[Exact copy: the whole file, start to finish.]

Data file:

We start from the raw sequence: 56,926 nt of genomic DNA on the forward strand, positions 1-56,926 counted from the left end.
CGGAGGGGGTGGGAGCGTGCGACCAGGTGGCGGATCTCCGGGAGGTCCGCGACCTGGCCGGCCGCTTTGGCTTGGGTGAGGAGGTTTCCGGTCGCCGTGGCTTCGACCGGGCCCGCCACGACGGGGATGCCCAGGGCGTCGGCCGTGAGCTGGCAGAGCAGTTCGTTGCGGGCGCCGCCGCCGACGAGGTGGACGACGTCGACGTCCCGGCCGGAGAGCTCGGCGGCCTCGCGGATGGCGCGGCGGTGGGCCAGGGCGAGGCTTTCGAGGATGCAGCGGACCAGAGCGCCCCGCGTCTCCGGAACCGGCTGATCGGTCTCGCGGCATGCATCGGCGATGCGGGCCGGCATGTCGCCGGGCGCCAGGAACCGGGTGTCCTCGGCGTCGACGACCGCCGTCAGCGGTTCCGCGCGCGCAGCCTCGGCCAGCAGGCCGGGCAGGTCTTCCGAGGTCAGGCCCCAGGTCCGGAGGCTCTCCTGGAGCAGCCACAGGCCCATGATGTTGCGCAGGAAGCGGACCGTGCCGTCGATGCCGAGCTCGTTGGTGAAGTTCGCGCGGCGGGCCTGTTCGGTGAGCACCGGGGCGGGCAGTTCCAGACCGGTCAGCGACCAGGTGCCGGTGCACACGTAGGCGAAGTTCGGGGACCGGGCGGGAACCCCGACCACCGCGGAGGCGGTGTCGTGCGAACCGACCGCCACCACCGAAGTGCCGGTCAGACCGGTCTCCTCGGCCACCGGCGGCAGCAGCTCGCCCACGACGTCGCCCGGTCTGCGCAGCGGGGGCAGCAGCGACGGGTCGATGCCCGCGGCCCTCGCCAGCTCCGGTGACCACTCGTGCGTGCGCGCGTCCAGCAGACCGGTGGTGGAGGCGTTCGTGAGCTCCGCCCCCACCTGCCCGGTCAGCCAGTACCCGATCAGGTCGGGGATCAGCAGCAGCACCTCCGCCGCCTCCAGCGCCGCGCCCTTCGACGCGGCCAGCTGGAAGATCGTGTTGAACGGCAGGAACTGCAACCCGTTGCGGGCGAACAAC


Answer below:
We start from the raw sequence: 56,926 nt of genomic DNA on the forward strand, positions 1-56,926 counted from the left end.
CGGAGGGGGTGGGAGCGTGCGACCAGGTGGCGGATCTCCGGGAGGTCCGCGACCTGGCCGGCCGCTTTGGCTTGGGTGAGGAGGTTTCCGGTCGCCGTGGCTTCGACCGGGCCCGCCACGACGGGGATGCCCAGGGCGTCGGCCGTGAGCTGGCAGAGCAGTTCGTTGCGGGCGCCGCCGCCGACGAGGTGGACGACGTCGACGTCCCGGCCGGAGAGCTCGGCGGCCTCGCGGATGGCGCGGCGGTGGGCCAGGGCGAGGCTTTCGAGGATGCAGCGGACCAGAGCGCCCCGCGTCTCCGGAACCGGCTGATCGGTCTCGCGGCATGCATCGGCGATGCGGGCCGGCATGTCGCCGGGCGCCAGGAACCGGGTGTCCTCGGCGTCGACGACCGCCGTCAGCGGTTCCGCGCGCGCAGCCTCGGCCAGCAGGCCGGGCAGGTCTTCCGAGGTCAGGCCCCAGGTCCGGAGGCTCTCCTGGAGCAGCCACAGGCCCATGATGTTGCGCAGGAAGCGGACCGTGCCGTCGATGCCGAGCTCGTTGGTGAAGTTCGCGCGGCGGGCCTGTTCGGTGAGCACCGGGGCGGGCAGTTCCAGACCGGTCAGCGACCAGGTGCCGGTGCACACGTAGGCGAAGTTCGGGGACCGGGCGGGAACCCCGACCACCGCGGAGGCGGTGTCGTGCGAACCGACCGCCACCACCGAAGTGCCGGTCAGACCGGTCTCCTCGGCCACCGGCGGCAGCAGCTCGCCCACGACGTCGCCCGGTCTGCGCAGCGGGGGCAGCAGCGACGGGTCGATGCCCGCGGCCCTCGCCAGCTCCGGTGACCACTCGTGCGTGCGCGCGTCCAGCAGACCGGTGGTGGAGGCGTTCGTGAGCTCCGCCCCCACCTGCCCGGTCAGCCAGTACCCGATCAGGTCGGGGATCAGCAGCAGCACCTCCGCCGCCTCCAGCGCCGCGCCCTTCGACGCGGCCAGCTGGAAGATCGTGTTGAACGGCAGGAACTGCAACCCGTTGCGGGCGAACAAC